Downtown mall sold for $125M; new owner says Wal-Mart won’t be a tenant in his skyscraper

The site of a Downtown Brooklyn mall that was reportedly eyed by Wal-Mart was sold this week — and the new owner says that the behemoth of Bentonville is not moving in.

Acadia Realty Trust and its development partner Paul Travis bought the aging Gallery at Fulton Mall from Thor Equities for a reported $125 million last week — and promptly told Wal-Mart opponents not to worry about seeing the chain’s yellow happy face on their property.

Rather, the partnership intends to demolish the home of Toys “R” Us, Forever 21, and a number of smaller retailers to make room for a 1.8-million-square-foot office, residential and retail tower called “The Center at Albee Square.”

Thor Equities paid just $25 million for the site in 2001.

“We received a letter from the developer this afternoon saying that he is not putting a Wal-Mart at the site,” Pat Purcell, an organizer of Wal-Mart Free NYC, told The Brooklyn Paper on Wednesday.

Purcell, who is also a spokesman for the union that represents city grocery workers, said he hoped the developer would also be willing to talk about including affordable housing in the tower, which will rise on the site, which is bordered by DeKalb Avenue, Willoughby Street and Flatbush Avenue Extension.

“He was very open-minded about what should be there,” Purcell said. “The fact that Wal-Mart isn’t coming is a victory for us and the developer has already said that he will have a meeting to discuss other issues.”

And issues there are!

A separate group of activists was planning to storm a public hearing on Thursday, when the city’s Industrial Development Agency was set to consider developer Travis’s request for $1.7 million in tax breaks.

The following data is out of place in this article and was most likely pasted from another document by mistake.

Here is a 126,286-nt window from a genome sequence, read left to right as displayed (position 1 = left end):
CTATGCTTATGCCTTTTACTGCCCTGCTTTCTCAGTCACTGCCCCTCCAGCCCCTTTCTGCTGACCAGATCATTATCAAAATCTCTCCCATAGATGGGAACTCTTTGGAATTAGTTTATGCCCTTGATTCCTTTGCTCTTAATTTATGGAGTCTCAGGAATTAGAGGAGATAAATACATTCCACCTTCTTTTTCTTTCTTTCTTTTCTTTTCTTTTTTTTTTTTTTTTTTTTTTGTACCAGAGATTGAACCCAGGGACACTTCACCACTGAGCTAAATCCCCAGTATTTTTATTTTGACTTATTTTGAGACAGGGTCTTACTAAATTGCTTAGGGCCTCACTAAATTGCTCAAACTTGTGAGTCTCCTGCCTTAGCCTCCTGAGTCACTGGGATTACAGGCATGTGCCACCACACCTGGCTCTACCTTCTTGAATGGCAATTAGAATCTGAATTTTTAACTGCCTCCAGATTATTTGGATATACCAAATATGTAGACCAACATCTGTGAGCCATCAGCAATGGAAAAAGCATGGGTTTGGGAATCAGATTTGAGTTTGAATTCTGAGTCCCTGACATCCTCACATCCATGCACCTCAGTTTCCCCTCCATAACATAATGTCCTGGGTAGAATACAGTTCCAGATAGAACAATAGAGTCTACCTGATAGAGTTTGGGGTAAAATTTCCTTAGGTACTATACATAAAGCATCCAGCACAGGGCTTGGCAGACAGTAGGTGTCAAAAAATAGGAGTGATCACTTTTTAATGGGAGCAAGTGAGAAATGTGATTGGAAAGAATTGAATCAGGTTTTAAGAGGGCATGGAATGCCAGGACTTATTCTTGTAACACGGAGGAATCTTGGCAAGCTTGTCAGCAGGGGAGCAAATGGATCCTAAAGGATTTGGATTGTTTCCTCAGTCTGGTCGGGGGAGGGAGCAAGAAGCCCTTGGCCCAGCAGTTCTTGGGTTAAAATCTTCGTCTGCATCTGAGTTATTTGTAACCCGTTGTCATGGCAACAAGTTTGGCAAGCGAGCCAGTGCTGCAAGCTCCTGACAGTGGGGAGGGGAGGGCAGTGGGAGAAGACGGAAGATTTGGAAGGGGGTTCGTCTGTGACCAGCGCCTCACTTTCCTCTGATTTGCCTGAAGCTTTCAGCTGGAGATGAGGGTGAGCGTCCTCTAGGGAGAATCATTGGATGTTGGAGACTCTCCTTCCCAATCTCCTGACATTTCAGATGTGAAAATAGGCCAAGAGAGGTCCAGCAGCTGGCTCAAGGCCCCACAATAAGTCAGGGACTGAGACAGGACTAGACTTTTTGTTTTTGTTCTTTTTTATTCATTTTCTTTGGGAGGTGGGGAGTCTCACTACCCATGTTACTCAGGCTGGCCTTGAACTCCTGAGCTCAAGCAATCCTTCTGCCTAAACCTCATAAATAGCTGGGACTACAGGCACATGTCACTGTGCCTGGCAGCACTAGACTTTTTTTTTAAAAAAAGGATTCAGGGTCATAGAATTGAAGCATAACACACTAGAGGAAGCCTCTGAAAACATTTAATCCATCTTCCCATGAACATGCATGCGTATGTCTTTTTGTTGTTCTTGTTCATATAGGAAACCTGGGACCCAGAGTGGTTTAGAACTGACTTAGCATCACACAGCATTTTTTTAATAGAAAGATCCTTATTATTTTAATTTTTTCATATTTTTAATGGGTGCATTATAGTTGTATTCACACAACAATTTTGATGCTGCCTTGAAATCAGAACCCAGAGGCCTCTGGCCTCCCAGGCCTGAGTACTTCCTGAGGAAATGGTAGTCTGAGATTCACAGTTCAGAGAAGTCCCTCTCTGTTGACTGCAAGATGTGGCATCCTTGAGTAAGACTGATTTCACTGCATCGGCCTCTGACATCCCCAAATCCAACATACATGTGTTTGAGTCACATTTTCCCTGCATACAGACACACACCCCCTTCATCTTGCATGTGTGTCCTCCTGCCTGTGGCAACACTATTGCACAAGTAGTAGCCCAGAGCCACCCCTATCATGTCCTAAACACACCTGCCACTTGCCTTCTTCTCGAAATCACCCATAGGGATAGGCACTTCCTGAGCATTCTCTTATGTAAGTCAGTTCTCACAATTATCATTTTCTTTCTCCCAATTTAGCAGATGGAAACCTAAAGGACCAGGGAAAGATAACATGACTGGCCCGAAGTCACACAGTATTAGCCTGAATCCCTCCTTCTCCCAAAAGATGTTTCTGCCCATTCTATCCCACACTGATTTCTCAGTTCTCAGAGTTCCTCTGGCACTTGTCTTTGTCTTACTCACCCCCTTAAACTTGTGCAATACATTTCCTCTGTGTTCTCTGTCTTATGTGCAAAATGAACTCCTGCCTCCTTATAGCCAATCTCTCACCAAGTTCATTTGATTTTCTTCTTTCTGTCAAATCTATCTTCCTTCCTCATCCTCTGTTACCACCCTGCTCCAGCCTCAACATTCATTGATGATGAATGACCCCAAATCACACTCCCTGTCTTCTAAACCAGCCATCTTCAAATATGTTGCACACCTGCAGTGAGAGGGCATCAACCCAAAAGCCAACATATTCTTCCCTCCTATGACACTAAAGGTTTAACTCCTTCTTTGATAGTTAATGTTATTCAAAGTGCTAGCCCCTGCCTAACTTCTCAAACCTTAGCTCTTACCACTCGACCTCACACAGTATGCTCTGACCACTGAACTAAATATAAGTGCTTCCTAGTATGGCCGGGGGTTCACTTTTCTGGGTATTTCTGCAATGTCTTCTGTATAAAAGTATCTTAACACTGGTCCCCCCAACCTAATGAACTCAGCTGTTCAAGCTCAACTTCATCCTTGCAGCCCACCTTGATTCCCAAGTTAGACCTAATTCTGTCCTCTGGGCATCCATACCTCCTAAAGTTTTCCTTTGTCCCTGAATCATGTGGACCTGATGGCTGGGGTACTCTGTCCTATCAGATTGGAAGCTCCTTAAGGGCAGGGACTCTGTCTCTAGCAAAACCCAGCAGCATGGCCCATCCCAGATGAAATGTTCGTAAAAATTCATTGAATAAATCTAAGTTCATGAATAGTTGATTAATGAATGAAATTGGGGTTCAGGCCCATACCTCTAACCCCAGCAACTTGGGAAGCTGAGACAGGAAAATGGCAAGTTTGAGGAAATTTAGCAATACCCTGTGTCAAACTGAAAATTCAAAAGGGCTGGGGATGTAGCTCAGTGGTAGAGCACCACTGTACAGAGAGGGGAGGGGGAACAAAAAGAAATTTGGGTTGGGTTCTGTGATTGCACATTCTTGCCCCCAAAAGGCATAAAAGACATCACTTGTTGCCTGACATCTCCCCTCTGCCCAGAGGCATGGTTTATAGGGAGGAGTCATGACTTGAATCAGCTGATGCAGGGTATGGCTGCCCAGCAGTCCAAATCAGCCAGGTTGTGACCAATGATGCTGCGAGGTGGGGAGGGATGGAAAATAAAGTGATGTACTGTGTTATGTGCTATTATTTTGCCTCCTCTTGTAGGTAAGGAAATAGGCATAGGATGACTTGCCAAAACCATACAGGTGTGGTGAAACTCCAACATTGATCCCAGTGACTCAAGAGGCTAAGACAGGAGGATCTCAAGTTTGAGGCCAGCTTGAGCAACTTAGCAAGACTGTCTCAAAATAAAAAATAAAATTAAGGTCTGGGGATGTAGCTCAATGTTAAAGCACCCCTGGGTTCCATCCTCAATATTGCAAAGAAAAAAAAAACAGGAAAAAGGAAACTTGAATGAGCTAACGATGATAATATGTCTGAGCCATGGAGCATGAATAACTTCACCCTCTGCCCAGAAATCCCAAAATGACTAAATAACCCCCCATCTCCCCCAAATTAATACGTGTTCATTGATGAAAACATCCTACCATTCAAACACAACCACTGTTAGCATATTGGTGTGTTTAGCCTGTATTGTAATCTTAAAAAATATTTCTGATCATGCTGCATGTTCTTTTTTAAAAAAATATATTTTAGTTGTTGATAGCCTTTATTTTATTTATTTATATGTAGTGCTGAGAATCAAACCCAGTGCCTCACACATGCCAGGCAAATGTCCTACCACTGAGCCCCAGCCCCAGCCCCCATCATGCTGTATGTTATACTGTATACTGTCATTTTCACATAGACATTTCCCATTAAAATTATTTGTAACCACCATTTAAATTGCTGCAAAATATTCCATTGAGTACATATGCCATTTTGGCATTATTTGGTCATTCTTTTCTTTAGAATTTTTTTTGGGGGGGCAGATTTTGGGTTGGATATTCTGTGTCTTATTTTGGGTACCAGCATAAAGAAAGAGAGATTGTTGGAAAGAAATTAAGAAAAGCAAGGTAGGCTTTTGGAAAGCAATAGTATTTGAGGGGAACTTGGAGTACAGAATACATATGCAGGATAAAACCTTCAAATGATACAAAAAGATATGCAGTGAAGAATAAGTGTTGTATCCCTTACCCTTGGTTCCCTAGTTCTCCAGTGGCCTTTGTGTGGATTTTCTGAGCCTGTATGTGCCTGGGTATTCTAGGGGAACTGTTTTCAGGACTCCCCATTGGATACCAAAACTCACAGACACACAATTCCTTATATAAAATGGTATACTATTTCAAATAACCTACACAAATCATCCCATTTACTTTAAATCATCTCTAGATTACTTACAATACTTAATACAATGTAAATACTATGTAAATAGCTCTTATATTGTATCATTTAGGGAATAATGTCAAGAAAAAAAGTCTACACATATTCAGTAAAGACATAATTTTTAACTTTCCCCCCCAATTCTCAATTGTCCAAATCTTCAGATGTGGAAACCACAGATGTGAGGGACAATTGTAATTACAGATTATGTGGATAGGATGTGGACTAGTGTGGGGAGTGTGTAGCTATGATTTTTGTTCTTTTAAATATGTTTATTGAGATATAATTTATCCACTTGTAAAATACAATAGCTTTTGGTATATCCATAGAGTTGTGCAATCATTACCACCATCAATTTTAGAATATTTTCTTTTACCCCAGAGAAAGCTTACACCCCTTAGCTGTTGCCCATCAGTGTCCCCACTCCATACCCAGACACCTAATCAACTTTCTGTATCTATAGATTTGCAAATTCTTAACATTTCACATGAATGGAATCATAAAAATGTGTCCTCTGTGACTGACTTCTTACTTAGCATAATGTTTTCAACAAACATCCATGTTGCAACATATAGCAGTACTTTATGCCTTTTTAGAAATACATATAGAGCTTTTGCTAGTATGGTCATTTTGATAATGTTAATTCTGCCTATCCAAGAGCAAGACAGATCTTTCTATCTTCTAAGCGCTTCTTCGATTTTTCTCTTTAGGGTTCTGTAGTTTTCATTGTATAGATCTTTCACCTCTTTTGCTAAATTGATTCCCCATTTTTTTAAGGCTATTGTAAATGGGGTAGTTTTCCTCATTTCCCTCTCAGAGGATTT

“It is unreal that the city is considering giving this developer a tax break when you have people right here needing homes,” said Beverly Corbin, a Downtown Brooklyn resident and board member of Families United for Racial and Economic Equality.

The subsidy would be awarded in exchange for including three floors of offices in the building, according to documents submitted to the IDA by Travis and obtained by The Brooklyn Paper.

In the application for the subsidy, the developer estimated that the offices would accommodate 500 “tenant jobs” and generate nearly $13 million in direct and indirect city tax revenue.

The one-time exemption is routinely awarded to companies who build offices in areas that the city wants to maintain, or strengthen, business districts.

The city will get a cut of Thor Equities’ $125 million sale price because it owns the land beneath the mall. The land’s public ownership also means that Mayor Bloomberg must approve anything built on the site, even if it complies with the zoning.

Crain’s New York Business reported the Gallery’s sale on Tuesday.

The high-rise plans for Albee Square — a bridge between Fulton Mall and Fort Greene — are certainly no surprise, given that the city upzoned the area in 2004 to encourage just such development.

So far, the upzoning has failed to attract the office tenants and commercial developers the city had hoped — leading fiscal watchdogs to worry that tax breaks will be demanded every time a developer proposes building offices in Downtown Brooklyn.

These critics say that the city should not be handing out tax breaks to developers who are already taking advantage of the upzoning, which freed developers to build as high as 400 feet — and include profitable residential development in areas traditionally reserved only for offices.

“The city has created a situation where developers can build very profitable residential towers,” said Dan Steinberg, a spokesman for Good Jobs New York. “And so it must use incentives to get the offices and jobs that taxpayers were promised would come with the Downtown Brooklyn Plan.”

Janel Patterson, a spokeswoman for the city’s Economic Development Corporation, defended the incentive as a necessary aid for developers who are building costly office space for tenants that they do not yet know exist.

“The incentives being requested minimize the developer’s exposure to financial risk for developing commercial space prior to securing tenant lease,” said Patterson.

Patterson also highlighted the symbolic importance of the project.

“It will be the first major commercial project constructed in accordance with the city’s Downtown Brooklyn rezoning,” she said.

The Gallery was previously owned by Atlantic Yards developer Bruce Ratner, who sold it to Joe Sitt’s Thor Equities after it failed to attract enough high-dollar tenants.